As if the situation weren't bad enough with regards to the dozens of regional languages in which writers are writing in India, far too little of which makes it abroad in translation, Blake Smith now points out at The Wire that 'Indian writing in French is almost entirely unknown -- ignored in India, in France, and everywhere else', in Indian Literature Speaks French.
Neat to learn about this little sliver of Indian literature .....
The most recent addition to the complete review is my review of Edy Poppy's 2005 novel, Anatomy. Monotony., recently out in English from Dalkey Archive Press.
Yet another in the getting-a-bit-long-in-the-tooth trend of works of confessional/autobiographical Norwegian (not-quite-)fiction (but, hey ! 2005 ! she was ahead of a lot of these books ...) -- and, yeah, maybe not a prime exemplar.
But it presumably had a different impact in Norway at the time -- the critics seeing it as not-so-Norwegian, and of course influenced by the persona of the author (locally, a presumably not unknown model).
Meanwhile, the German publishers went all-in on selling this as an erotic novel (including plastering that description on the cover).
The original Norwegian cover does feature the author in the nude on the cover (an image which Dalkey also uses, if not quite as prominently (albeit in triplicate ...), on the cover of the English-language version):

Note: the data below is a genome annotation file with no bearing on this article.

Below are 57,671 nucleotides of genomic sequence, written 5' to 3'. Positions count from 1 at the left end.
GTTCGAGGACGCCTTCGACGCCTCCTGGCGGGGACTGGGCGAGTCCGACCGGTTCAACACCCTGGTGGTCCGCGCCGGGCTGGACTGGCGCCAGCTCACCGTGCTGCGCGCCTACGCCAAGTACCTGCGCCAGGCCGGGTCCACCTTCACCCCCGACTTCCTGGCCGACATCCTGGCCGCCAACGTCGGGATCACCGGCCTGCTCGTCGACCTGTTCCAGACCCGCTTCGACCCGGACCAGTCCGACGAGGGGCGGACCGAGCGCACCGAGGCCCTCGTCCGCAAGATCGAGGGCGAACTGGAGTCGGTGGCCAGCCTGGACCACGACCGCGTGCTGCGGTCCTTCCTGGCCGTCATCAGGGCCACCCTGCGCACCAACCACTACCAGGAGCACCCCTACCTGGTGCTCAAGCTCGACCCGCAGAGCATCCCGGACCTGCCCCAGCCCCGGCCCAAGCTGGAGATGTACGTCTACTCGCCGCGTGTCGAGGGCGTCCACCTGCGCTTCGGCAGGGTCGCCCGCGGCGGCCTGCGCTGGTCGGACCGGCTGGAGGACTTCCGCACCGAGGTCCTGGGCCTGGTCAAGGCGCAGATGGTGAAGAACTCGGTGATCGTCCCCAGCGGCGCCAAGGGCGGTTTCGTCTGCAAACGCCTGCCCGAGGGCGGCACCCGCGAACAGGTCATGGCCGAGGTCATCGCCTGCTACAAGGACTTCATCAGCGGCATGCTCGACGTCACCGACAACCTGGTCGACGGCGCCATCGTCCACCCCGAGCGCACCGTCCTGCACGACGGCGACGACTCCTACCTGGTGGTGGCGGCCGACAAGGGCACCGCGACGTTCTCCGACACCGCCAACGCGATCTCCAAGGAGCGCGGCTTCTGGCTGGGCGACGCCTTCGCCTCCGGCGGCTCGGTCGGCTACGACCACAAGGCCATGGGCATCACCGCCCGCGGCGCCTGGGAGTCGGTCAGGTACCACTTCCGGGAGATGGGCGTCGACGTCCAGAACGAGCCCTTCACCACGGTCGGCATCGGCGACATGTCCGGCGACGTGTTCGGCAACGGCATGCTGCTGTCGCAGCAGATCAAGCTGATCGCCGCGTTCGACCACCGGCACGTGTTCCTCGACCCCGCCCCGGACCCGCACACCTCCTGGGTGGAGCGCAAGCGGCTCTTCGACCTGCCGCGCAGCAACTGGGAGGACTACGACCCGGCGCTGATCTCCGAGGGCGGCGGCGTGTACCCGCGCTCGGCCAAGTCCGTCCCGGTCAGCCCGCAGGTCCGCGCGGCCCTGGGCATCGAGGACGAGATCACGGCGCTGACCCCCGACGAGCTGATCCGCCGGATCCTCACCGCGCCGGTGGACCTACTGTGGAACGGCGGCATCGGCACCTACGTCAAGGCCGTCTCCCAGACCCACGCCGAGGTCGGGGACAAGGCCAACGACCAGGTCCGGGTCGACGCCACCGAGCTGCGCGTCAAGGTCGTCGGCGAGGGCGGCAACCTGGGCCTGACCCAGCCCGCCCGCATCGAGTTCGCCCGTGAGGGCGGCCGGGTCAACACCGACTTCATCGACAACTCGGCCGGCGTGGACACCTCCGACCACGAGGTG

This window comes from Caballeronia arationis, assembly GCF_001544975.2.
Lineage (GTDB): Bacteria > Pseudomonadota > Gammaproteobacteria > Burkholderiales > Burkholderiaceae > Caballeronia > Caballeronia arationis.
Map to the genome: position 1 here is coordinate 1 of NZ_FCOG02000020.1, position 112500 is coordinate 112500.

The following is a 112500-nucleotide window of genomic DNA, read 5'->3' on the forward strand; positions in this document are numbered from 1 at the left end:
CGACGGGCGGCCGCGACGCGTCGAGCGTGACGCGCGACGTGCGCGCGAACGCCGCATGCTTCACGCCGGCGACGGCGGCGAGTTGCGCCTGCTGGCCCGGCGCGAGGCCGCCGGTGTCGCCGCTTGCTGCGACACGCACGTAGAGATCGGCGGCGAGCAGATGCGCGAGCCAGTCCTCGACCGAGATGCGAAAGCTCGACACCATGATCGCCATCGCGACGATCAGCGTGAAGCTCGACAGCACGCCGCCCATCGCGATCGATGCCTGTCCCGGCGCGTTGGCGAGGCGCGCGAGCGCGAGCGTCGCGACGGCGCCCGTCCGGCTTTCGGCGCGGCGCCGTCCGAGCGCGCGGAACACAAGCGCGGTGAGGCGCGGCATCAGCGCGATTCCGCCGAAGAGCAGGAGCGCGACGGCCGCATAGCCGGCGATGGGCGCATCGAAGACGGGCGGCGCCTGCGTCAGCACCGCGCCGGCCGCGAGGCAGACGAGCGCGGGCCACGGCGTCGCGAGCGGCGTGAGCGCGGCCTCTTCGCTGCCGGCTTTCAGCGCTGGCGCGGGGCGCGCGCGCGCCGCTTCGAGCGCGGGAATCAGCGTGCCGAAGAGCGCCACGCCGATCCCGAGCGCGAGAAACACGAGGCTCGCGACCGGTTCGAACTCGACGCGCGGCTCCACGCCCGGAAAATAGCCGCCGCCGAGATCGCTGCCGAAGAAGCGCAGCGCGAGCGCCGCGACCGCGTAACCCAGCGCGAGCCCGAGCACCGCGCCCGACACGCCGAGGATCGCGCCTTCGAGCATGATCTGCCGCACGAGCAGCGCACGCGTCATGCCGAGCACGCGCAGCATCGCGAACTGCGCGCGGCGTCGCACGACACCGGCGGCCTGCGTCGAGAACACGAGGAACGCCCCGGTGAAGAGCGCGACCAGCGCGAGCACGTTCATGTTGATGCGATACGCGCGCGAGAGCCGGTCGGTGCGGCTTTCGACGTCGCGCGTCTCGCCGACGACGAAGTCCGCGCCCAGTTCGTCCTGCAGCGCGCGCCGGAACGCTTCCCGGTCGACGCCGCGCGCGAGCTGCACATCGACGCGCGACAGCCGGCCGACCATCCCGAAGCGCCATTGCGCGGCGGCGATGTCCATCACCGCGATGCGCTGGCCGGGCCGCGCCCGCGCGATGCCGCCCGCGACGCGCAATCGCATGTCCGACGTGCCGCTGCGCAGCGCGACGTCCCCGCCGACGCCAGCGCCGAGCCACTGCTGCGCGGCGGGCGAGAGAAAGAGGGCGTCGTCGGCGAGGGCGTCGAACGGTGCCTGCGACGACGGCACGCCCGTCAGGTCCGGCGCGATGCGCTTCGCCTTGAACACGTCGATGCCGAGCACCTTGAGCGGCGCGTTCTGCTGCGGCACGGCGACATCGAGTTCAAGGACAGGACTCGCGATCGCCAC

The Goldmann edition not only went with a different (sexier ?) title ('The Hands of the Cellist', which I suppose is sexier than any combination of 'anatomy' and 'monotony), and published it under the author's (more ? less ? familiar) real name ('Edy Poppy' is a pseudonym), but was more ... in your face with the cover illustration:
Yeah, that does not look like the hands of any cellist I know .....
The author was not amused (to put it mildly): see, for example, Thomas Lindemann's (German) article in Die Welt.
With all due sympathy to the author -- and, yeah, this is pretty shocking, shabby treatment -- I do have to point out that this is a book which includes post-coital pillow talk such as:
With you, an orgasm is like a momentous upchuck of the finest food and drink.
So, yeah, there really are few winners here .....
(And, yes, that German edition is long, long out of print.
I'm a bit surprised it's not a pricey collector's item -- maybe all the available copies aren't in salable condition ?)
The most recent addition to the complete review is my review of Christian Kracht's The Dead, coming out in English in July, from Farrar, Straus and Giroux.